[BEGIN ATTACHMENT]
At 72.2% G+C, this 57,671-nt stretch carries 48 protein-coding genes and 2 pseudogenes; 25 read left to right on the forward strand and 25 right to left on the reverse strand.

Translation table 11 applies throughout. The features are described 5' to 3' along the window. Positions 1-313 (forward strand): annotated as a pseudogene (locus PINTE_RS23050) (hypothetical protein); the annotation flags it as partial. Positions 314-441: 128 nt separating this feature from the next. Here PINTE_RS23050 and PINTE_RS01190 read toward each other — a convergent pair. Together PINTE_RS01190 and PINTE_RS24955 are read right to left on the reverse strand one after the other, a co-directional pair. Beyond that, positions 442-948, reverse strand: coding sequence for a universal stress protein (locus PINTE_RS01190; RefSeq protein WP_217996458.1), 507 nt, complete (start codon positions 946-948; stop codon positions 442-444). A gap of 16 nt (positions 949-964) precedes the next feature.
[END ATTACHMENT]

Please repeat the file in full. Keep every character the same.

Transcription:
At 72.2% G+C, this 57,671-nt stretch carries 48 protein-coding genes and 2 pseudogenes; 25 read left to right on the forward strand and 25 right to left on the reverse strand.

Translation table 11 applies throughout. The features are described 5' to 3' along the window. Positions 1-313 (forward strand): annotated as a pseudogene (locus PINTE_RS23050) (hypothetical protein); the annotation flags it as partial. Positions 314-441: 128 nt separating this feature from the next. Here PINTE_RS23050 and PINTE_RS01190 read toward each other — a convergent pair. Together PINTE_RS01190 and PINTE_RS24955 are read right to left on the reverse strand one after the other, a co-directional pair. Beyond that, positions 442-948, reverse strand: coding sequence for a universal stress protein (locus PINTE_RS01190; RefSeq protein WP_217996458.1), 507 nt, complete (start codon positions 946-948; stop codon positions 442-444). A gap of 16 nt (positions 949-964) precedes the next feature.